WDW365 Reading Summaries.docx

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University of Toronto St. George
Woodsworth College Courses
William Watson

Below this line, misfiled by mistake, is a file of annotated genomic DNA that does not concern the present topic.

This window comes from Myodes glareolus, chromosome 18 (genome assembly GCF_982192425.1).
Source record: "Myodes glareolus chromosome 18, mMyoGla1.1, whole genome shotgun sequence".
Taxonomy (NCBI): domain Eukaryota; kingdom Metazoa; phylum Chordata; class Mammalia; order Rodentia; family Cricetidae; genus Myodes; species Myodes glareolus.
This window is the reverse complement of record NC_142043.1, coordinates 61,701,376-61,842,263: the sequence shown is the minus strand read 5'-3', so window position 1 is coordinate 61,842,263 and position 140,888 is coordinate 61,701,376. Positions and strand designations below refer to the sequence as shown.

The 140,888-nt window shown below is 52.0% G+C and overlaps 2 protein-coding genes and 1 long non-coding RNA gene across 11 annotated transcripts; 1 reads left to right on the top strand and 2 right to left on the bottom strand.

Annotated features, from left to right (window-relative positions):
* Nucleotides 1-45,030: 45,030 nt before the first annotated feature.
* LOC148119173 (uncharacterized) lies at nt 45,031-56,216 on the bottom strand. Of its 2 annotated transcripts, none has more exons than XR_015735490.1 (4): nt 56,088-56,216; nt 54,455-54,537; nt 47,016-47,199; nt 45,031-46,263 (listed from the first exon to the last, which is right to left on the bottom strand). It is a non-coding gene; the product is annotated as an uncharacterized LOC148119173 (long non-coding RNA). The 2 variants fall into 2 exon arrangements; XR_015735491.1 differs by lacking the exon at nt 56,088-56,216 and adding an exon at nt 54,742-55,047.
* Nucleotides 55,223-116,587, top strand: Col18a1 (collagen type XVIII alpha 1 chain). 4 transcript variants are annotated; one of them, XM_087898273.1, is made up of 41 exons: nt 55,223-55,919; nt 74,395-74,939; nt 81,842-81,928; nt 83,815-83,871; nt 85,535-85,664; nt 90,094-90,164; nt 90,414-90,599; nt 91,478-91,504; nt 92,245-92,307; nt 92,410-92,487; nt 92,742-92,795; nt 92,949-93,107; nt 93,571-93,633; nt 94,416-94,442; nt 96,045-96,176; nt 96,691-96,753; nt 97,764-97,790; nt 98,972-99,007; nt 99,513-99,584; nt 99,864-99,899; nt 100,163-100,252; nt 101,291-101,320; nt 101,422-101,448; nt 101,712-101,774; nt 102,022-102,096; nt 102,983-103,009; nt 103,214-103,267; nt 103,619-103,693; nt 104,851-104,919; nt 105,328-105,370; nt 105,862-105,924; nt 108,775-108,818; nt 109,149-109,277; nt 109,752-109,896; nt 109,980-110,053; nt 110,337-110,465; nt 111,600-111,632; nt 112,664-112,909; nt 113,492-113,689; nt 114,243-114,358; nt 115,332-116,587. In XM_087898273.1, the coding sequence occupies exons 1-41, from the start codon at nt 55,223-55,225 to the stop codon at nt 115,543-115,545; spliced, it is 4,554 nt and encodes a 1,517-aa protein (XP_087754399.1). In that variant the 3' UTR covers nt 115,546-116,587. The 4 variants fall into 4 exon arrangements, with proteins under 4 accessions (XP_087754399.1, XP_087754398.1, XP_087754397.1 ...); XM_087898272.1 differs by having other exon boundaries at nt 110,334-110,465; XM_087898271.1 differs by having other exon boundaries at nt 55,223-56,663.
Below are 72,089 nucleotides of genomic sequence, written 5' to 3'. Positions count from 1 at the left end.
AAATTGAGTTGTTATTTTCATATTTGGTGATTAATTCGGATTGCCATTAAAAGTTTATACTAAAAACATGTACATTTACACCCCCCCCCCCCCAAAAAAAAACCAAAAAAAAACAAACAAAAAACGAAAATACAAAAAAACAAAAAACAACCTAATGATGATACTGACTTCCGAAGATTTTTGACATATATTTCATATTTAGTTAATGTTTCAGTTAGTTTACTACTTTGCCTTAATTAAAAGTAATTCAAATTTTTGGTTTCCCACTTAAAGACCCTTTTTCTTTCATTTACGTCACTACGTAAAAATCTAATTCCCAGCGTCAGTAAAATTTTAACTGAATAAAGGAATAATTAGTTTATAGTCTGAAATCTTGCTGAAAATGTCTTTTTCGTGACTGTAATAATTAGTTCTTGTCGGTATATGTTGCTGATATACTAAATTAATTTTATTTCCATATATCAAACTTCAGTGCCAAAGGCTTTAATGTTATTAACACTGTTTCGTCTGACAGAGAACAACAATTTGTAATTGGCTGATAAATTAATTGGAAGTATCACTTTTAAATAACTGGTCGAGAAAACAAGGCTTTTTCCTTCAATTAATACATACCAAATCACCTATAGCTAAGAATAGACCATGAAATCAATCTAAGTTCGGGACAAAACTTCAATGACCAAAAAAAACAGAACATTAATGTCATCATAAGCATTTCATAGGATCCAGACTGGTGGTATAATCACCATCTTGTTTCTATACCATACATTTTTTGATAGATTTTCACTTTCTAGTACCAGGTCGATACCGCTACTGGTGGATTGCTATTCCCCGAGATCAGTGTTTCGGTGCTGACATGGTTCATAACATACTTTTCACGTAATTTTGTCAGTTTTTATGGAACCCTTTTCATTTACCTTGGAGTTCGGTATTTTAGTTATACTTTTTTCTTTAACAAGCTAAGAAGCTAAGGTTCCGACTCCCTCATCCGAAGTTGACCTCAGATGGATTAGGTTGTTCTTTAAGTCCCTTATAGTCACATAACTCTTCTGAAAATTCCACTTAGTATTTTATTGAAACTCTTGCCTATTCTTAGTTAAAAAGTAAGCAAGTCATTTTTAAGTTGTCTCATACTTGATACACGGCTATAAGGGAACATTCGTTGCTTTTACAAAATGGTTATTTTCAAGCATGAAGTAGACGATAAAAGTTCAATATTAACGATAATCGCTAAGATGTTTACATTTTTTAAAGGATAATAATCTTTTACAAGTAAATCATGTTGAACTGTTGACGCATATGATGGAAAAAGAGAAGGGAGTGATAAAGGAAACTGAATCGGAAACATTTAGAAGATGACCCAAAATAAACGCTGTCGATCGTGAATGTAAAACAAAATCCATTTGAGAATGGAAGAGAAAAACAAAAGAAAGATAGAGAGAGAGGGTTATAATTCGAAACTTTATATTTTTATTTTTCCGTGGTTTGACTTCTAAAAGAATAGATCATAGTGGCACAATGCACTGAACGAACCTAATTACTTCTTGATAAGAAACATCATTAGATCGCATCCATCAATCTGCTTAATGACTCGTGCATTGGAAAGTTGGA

ESSAY TOPIC INSANITYShould the determination of the criminal responsibility of defendants thought to be mentally disordered be based entirely on a psychological view of the mindPsychological Model habits by inner workings of the mind run by subconscious mechanisms explanation through conditioning instead of reason cannot blame reason for action so not responsible deterministicREADING 1 Construction of Responsibility in the Criminal Law all human behaviour can be understood from two perspectives 1 Objective in nature holds that conduct is always the product of some matrix of causal factors that necessarily determines choice 2 Participant Perspective great bulk of human activity as having been produced through the agency of an individuals free willthis is generally given voice in the criminal law both perspectives can plausibly explain alcoholic or addictive behaviour a key element in the construction of individual responsibility and a key feature of excuse theory generally is the criminal laws stylized treatment of the human capacity for practical reasoningthe process of practical reasoning through which decision is reached is fully determined by factors beyond the autonomous control of the actor conduct in this respect can be simultaneously described as determined and free if the actor can be said to have engaged in a process of practical reasoning responsibility ordinarily will be assigned if the actor was unable in a meaningful fashion to engage in decision making and reasoning it is likely that responsibility will not be assigned occasional requests for recognition of a lossofcontrol excuse offers an unusual approach to study the criminal laws ideological functioning jurisprudence that holds that conduct is blameworthy only when it is the product of the actors free willdebate over compatibility or incompatibility of free will and universal causation unmask an essential coexistence of intentionalism and determinismin the criminal law Competing Models of Addiction correspond to competing theories of responsibility are presented to illustrate the fundamental incompatibility of medical and legal notions of human behaviour the legal system manages the intentionalismdeterminism conflict by submerging the causal roots of conduct in a thoroughgoing intentionalist account medical profession is governed instead by the determinist perspective those concerned about preserving the integrity of the criminal justice system would emphasize the public health aspects of the addiction problem and so setting it to be dominated by determinist ideology proposal to seek a recharacterization of drug and alcohol addiction as a medical problem represents a shift from questions of liability to questions of criminalization tradition among criminal law theorists to separate out the process of defining the scope of the criminal law from the process of defining the essential characteristics of criminal responsibility instead focus on problems with respect to enforcement discrimination misallocation of resources and system legitimacyFOCUS the current policy of relying upon criminal law enforcement as the primary means for dealing with substance abuse has been largely ineffective in the short run a revised policy of partial decriminalization will serve the interests of those suffering from drug and alcohol addiction in the long run renewed attention to the matter of criminalization may be necessary to preserve the institutionIntentionalism and Determinism freedom of action may exist without freedom of choice and freedom of choice may exist without freedom of action freedom that is morally significant is the freedom to act according to ones own desires the distinction between the prescriptive form of determinism compulsion and descriptive form causation is important because it makes it possible to hold human actors responsible for their conduct without regard to whether their choices were caused by factors beyond their control for purposes of figuring moral responsibility the relevant question is whether an actor is the author of his or her own conduct such that his or her choices fairly can be attributed to his or her ongoing character Harry Frankfurt argueshuman beings like most other animals have desires and motives and are able to make choices that frequently satisfy these first order desires moral responsibility does not require freedom of the will rather all that is required is the ability to act freely or the ability to act according to ones secondorder volition problem of assigning moral responsibility under Watsons analysis is what an agent desires may be different from that which he or she values and that which he or she values most may be other than what he or she ultimately is moved to seek as the divergence between an actors wants and values grows responsibility lessens and as the two systems converge responsibility increases the uniquely personal characteristic of the human self within the decisional process is identified as that mass of attitudes and values that provides reasons for ones actions the difficulty facing the causal theorist is that traditional principles of responsibility seem incompatible with the fairly plausible notion of universal causation behaviour that is the product of an unbroken chain of prior causes is still attributable to the person of the human actor so long as the filter of an autonomous mental process is in place human autonomy exists because it is a social necessity and because people share the subjective experience of its operation not because it can be shown to exist as some sort of presocial reality people regularly see themselves and others from two competing vantage points the participant and the objective employing the participant perspective people unproblematically assign praise and blame to their own acts and the conduct of others because they understand human agents as autonomous decision makers ordinarily the criminal law adopts Strawsons participant perspective when evaluating the responsibility of a given defendant Moore argues that causal theories of excuse should be rejected because they fail to account accurately for excuse doctrine as it exists within the criminal law Moores thesis is that a causal theory of excuse cannot be reconciled as a matter of logic with the reality of determinism determinist premise that all human conduct is the product of causal forces beyond the actors control the moral version of the causal theory of excuse requires that blame be withheld when conduct is caused by factors outside of the scope of an actors freewill Moore states a theory of punishment under which moral culpability is a necessary condition for legal liability no conduct can ever be legally punishable concluding these three steps he claims one must look beyond simple causal accounts in order to identify those features that make human actors responsible moral agents he asserts that it is the opportunity and ability to engage in practical reasoning that renders one subject to blame and praise punishment and reward he argues that people regularly assign praise and blame to conduct known to have been caused by forces beyond the control of the actor the causal theory does not seem to be the best explanation for our strong exculpatory impulses Moores analysis seems to be that the choice is absolute if the actor was possessed of the opportunity and capacity for practical reasoning then he or she was a responsible agent if the actor was denied the opportunity to reason or was incapable of so doing then responsibility may not be assigned Moore suggests that such sympathy is suspect because it is asymmetrical people rarely feel sympathy for offenders whose conduct was caused by a privileged upbringing in some essential respect we understand that these actors could not have done otherwise given the extreme social deprivation which has shaped their decisionmaking process at the same time we hold them responsible for their actions because we believe that they have exercised choice and have directed their conduct according to formed preferences statements propositions or systems of ideas have not become invested with meaning until after they are placed within a social context